American Foreign Policies for North Korea

Introduction

The US employs different foreign policies when dealing with rogue states. Two former administrations maintained the US foreign policy of Comprehensive Containment; Bush I and Clinton governments. It describes the economic, military, and diplomatic strategies used to combat terror and ‘contain’ weapons of mass destruction (WMD) (Kang, 2003). On the other hand, the Limited Engagement policy was initiated during the Clinton administration for promoting “peaceful unification of the two Koreas and bring peace in the Korean Peninsula” (Kang, 2003). This paper focuses on these two strategies and why a unique approach should be chosen for North Korea.

The Issue of North Korea

The theories of containment and engagement have been proposed as possible paths of action for North Korea. The North Korea issue is unique; North Korea is a product of the Cold War, a period during which the US adopted a rigorous containment policy towards the Soviet Union and other friendly states to contain communist influence. Kang states that “since 1953, N. Korea has faced both determined South Korean military and US military deployments” (2003, p. 304). Kang (2003) further argues that although tension on the Korean Peninsula has remained high, the US containment policy has managed to keep the region relatively stable by forcing both sides to adopt a cautious approach and avoid military confrontations.

Despite Kang’s arguments in support of the containment strategy, North Korea continues to pursue its nuclear ambitions posing a major security threat to the Korean Peninsula. The Agreed Framework demonstrated that containment and deterrence could not work in North Korea’s case (Cummings, 2009). This forced the Clinton Administration to embrace a more diplomatic approach instead of this ‘crime and punishment’ strategy.

The Limited Engagement policy for N. Korea was adopted to deal with threats posed by N. Korea’s nuclear program and saw N. Korea increase its deployments to the demilitarized zone (DMZ) in the Peninsula (Cummings, 2009). This approach also seeks to accommodate other competing interests: enhancing the US-Japan relations and accommodate the post-Cold War US strategy and China’s national interests (Cummings, 2009). Drawn from the Agreed Framework of 1994, this approach sought to unify North and South Korea as articulated in the containment strategy framework. However, considering that Pyongyang’s main aim is to protect the regime, the limited engagement policy may not meet the desired results. There are two explanations for this; first, Pyongyang was pushed to the 1994 Agreement for economic reasons, i.e., The fear of economic isolation and sanctions.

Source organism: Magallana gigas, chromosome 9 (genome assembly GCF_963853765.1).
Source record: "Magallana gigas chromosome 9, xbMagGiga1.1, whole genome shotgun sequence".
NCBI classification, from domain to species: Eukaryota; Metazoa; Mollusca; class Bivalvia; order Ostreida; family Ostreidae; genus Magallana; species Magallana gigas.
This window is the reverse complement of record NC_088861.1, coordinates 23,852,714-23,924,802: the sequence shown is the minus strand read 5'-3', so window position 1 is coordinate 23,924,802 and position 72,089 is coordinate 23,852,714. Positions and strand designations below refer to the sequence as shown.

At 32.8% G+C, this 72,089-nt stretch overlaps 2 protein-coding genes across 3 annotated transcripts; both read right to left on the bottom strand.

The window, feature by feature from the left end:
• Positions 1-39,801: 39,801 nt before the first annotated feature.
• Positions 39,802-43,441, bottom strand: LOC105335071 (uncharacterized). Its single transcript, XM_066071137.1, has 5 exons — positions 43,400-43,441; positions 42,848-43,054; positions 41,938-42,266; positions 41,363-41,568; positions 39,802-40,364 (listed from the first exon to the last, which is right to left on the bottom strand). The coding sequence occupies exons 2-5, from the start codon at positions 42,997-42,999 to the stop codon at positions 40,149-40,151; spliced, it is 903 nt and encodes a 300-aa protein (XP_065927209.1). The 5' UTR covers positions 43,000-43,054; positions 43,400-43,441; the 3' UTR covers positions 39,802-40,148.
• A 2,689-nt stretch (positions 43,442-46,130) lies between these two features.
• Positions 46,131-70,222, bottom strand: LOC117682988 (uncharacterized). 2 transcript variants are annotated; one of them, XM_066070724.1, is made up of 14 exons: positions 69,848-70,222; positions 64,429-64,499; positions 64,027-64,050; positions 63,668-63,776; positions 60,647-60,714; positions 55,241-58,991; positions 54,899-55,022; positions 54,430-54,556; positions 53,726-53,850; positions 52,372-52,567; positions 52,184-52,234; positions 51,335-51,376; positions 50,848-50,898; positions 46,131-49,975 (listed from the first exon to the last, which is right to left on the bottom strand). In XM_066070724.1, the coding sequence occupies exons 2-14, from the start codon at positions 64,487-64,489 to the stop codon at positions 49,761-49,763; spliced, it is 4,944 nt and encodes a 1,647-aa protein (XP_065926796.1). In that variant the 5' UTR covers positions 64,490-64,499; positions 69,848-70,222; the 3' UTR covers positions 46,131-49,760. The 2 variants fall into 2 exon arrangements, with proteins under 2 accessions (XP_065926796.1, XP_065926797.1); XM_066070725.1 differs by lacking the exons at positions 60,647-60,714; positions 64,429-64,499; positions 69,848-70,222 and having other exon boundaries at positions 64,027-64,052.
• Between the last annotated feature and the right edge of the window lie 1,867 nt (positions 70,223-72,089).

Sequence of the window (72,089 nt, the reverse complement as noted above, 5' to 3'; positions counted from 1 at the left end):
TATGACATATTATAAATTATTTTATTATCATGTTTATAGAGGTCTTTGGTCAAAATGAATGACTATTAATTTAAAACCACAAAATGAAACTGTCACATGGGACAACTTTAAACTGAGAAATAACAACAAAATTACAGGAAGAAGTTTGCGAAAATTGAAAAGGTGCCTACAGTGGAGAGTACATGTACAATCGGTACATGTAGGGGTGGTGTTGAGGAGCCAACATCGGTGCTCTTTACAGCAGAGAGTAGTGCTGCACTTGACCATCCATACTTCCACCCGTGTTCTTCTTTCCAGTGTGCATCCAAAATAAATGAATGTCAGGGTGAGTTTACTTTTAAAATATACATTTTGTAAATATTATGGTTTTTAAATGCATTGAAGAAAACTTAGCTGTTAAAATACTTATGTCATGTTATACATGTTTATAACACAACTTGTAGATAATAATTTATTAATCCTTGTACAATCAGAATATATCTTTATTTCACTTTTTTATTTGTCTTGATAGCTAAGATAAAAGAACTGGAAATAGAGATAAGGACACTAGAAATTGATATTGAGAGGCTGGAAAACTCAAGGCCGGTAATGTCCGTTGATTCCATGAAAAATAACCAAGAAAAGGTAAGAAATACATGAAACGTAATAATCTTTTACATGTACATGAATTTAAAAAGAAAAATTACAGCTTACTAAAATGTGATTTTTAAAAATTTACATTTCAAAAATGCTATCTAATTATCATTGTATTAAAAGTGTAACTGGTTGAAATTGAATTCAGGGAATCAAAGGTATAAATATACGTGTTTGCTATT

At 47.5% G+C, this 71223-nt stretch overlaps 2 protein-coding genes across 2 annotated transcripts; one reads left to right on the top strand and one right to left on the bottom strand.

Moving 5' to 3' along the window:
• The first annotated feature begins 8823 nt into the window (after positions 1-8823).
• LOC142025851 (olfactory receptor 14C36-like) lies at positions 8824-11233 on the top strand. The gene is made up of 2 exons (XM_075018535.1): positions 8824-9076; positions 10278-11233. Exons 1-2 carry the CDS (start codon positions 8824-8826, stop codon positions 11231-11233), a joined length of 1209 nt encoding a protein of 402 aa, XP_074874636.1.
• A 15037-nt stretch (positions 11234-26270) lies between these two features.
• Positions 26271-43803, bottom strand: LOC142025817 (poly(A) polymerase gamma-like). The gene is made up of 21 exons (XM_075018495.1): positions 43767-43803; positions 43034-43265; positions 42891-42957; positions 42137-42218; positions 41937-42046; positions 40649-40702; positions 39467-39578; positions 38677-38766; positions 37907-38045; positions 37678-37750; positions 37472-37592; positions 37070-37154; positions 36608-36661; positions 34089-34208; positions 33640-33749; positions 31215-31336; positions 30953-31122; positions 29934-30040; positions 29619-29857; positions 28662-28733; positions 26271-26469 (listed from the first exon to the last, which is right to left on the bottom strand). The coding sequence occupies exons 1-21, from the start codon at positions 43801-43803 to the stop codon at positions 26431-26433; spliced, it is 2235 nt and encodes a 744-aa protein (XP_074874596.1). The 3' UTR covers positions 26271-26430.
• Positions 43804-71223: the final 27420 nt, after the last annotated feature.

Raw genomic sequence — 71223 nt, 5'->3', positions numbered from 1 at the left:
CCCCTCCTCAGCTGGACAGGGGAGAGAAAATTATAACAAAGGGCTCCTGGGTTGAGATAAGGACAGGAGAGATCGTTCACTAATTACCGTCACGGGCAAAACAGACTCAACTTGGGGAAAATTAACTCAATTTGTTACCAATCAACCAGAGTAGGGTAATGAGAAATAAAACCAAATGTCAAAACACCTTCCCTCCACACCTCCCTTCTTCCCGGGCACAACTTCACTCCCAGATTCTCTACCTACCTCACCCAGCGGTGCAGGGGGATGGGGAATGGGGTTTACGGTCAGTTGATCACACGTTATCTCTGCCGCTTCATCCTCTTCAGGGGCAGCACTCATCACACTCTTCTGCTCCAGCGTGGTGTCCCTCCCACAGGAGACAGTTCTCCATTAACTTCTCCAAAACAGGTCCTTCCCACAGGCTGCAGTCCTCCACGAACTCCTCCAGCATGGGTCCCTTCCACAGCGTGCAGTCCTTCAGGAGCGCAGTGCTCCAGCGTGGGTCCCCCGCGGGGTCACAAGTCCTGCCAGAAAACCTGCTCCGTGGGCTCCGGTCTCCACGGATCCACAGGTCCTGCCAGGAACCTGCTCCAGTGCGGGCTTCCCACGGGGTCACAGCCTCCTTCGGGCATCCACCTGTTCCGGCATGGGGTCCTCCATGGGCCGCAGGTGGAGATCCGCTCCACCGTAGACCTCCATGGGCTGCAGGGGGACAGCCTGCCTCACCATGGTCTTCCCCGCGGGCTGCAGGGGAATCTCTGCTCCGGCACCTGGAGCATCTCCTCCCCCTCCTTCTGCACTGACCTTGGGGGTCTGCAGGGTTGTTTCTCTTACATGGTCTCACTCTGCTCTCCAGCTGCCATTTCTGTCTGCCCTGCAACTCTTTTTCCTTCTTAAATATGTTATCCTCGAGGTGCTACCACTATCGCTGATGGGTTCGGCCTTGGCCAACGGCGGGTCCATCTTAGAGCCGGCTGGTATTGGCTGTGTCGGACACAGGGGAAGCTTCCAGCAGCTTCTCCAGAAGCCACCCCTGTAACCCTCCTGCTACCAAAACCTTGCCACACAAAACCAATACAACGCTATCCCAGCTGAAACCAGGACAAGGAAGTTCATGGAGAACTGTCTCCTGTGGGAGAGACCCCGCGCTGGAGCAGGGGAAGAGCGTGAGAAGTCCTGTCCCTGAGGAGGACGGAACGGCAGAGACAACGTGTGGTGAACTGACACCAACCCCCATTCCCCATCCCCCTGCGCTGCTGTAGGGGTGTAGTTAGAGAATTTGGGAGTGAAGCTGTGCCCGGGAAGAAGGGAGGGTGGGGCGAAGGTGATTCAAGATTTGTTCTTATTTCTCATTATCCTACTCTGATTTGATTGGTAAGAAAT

Also, Pyongyang still has wrong perceptions about US intentions and its security demands, especially about WMD. Nevertheless, the Agreed Framework of 1994 was the only suitable approach for addressing the tension in the Peninsula. Three possible approaches have been proposed for N. Korea’s case: suspending the Agreed Framework, diplomatic dialogue with N. Korea to convince the regime to end its nuclear program, and seeking international support to impose sanctions on Pyongyang.

Conclusion

To address the N. Korean case, the US should consider a more blackmail posture for North Korea and first seek international support from countries like China, Japan, and Russia. Though these countries do not support economic sanctions for N. Korea, they also do not want N. Korea to own WMDs. Thus, economic sanctions especially terminating funding of the reactors and suspending the Agreed Framework, would force Pyongyang to take end its nuclear activities and agree to dialogue with the US towards restoring peace in the Korean Peninsula.

References

Cummings, B. (2009). The North Korea Problem: Dealing with Irrationality. Current History, 108(719), 284-290

Kang, D.C. (2003). International Relations Theory and the Second Korean War. International Studies Quarterly, 47(3), 301-324